An IQ test usually makes parents of children with autism a little uneasy at best. For some it is downright painful to consider. Our children have impaired communication and language abilities, the very things that are tested on standard IQ tests. So most kids on the autism spectrum score on the very low end.
BUT this is not a true reflection of their intelligence.
More and more non-verbal, seemingly severely autistic children are emerging on social media and in the news – with a profound message. Not only are they intellectually intact, some are quite brilliant. They are just “stuck” inside an uncooperative body. Check out Carly Feischmann at www.carlysvoice.com and Ido at www.idoinautismland.com.
My 12 year-old son with autism was recently tested by our school district using the Wechsler Intelligence Scale for Children (WISC-V), which fortunately has a “visual spatial” category.
And guess what?
As expected he scored in the very, very low range for 4 out of 5 categories (those that test verbal and auditory skills). BUT, here is the exciting thing…
He scored in the 99.9th percentile in visual spatial! And that number includes all children tested (typical and otherwise).
I just learned my son with autism is a visual super genius.
I immediately began researching educational programs/methods for highly visual-spatial learners. I learned about a new term called Twice Exceptional (or 2e) – which describes a child that is gifted, but with learning challenges.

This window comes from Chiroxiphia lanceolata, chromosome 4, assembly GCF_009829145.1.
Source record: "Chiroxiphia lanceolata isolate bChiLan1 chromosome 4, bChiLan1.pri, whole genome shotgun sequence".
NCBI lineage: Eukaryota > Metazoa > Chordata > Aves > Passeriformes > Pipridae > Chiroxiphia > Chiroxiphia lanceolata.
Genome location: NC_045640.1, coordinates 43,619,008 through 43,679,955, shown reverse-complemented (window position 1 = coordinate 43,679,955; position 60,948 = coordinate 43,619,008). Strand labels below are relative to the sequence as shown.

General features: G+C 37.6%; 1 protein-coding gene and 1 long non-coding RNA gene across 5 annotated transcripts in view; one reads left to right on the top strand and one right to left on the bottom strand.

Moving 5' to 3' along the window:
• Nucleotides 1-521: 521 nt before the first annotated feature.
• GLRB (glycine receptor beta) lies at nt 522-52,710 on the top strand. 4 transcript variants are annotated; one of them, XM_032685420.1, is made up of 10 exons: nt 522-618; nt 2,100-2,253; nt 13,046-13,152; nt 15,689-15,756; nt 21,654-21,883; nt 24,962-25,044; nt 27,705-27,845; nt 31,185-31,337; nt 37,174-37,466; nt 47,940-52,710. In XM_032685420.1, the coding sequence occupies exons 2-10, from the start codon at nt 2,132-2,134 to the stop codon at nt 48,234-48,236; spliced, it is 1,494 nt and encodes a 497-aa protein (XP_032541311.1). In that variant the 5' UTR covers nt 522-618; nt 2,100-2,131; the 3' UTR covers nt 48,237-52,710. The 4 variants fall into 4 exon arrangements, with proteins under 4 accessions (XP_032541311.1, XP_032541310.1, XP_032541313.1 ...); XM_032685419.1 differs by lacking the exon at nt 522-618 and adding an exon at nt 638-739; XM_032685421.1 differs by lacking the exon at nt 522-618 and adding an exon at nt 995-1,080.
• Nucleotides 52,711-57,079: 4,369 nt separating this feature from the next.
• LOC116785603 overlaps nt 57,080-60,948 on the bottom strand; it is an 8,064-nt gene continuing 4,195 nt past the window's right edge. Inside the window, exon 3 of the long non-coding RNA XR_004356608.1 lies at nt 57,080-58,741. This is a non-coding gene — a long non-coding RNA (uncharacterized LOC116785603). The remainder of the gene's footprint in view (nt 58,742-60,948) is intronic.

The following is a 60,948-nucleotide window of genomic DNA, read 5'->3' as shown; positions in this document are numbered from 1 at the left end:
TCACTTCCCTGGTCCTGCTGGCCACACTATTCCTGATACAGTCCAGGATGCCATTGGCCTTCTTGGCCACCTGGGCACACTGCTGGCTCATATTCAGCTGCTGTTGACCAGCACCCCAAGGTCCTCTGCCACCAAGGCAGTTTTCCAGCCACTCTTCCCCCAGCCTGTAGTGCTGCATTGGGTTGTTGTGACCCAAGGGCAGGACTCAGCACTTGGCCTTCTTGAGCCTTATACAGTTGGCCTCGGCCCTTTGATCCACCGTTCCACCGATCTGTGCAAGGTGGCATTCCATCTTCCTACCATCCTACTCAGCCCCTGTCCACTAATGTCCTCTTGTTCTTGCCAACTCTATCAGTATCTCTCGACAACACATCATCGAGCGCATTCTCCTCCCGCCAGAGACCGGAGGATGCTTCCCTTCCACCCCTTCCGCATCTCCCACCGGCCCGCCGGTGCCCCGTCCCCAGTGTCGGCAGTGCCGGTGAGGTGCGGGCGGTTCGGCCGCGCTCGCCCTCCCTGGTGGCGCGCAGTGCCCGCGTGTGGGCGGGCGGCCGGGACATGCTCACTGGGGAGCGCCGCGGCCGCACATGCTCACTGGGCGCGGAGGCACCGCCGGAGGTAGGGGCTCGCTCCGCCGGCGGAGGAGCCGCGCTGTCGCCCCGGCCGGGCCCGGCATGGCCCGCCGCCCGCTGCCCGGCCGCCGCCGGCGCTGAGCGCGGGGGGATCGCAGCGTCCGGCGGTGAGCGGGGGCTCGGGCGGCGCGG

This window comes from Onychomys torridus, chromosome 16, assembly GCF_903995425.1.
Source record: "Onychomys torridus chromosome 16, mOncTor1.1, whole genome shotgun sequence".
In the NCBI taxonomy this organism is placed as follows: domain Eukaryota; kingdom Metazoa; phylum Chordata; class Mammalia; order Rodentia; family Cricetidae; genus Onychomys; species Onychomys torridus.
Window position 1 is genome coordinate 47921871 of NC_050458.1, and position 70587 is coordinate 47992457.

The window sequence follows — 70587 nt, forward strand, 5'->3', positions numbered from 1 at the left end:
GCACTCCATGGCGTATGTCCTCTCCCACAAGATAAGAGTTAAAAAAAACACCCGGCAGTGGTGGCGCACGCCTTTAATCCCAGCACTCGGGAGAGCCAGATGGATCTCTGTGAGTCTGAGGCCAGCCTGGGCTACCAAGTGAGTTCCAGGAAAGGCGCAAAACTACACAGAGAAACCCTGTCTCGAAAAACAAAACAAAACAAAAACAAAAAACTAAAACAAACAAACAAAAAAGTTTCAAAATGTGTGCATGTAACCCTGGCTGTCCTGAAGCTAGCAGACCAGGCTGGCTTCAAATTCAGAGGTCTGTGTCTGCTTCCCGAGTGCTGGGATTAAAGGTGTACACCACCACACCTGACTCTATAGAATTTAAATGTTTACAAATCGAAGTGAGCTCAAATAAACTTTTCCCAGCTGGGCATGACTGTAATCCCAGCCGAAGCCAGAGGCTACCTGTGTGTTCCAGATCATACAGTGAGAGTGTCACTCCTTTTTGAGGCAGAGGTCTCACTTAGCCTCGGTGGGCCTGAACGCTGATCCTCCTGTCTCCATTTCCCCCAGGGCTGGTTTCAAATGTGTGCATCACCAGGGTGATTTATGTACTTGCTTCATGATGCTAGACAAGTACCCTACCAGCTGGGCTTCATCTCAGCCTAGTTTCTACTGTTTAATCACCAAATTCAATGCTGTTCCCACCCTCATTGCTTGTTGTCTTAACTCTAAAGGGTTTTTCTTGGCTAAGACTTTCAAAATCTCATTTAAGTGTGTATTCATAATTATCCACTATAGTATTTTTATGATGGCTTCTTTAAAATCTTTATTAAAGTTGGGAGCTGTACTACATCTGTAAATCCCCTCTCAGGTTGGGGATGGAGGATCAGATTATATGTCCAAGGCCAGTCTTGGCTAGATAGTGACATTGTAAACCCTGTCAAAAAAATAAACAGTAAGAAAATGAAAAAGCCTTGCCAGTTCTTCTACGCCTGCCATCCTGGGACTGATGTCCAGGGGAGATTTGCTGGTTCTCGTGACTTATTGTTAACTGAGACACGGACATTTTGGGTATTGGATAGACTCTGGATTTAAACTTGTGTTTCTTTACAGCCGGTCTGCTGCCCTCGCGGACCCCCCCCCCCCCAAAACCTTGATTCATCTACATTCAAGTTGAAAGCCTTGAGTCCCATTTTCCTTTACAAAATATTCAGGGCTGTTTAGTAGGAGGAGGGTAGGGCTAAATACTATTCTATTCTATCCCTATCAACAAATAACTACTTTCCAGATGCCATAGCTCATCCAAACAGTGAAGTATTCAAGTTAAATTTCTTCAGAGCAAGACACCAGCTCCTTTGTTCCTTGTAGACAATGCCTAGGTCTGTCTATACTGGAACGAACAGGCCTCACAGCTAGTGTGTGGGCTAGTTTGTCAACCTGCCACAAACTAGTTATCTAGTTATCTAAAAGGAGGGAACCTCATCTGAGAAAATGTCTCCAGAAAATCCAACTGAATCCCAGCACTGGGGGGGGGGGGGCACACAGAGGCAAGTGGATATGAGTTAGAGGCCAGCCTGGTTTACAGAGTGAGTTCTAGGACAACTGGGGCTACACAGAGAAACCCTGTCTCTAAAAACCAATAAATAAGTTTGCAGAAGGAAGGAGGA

I discovered amazing resources that cater to this population. Dr. Cheri Florance, Ph.D. wrote “Maverick Mind: A Mother’s Story of Solving the Mystery of Her Unreachable, Unteachable, Silent Son” (Penguin, 2004). She is now helping me utilize my son’s visual-spatial genius to retrain his weak verbal and auditory brain pathways.
Understanding your child’s learning strengths is the key to finding the appropriate resources and educational approach. As cliché as it is, finding the key will unlock your child’s true intelligence.
You can begin by exploring what type of learner your child is. These are four learning channels:
Each of these channels represents one aspect of sensory input. A child with autism is presumed to have an “underconnected” brain, the different brain areas are not integrated or linked (see M.A. Just et al, “Functional and anatomical cortical underconnectivity in autism…” Cerebral Cortex, 13 June 2006: 951-961).
In other words, these sensory parts of the brain are working in isolation and one system can override and antagonize the others, making language and communication a very difficult task. All of these systems have to work in concert for language and communication to progress appropriately.
There are an abundance of resources both online and through educational services that can help you determine whether you child learns by looking (visual-spatial), listening (auditory-sequential), or by moving and experiencing (kinesthetic and tactile).
By discovering your child’s learning strengths, you may be able to harness the parts of the brain that are working well, to remediate the parts of the brain that are shut down or being antagonized.
I have to add one point that is crucial to your child’s ability to learn - and that is your child’s health. His/her brain needs the right fuel to function optimally. Cleaning up the diet and focusing on nutrient-packed foods like fresh fruits and vegetables is critical to providing the brain with the substances it needs to rewire itself and return to optimal wellness.
Get busy and look for your child’s strengths!
I promise you will find them, but you do have to look.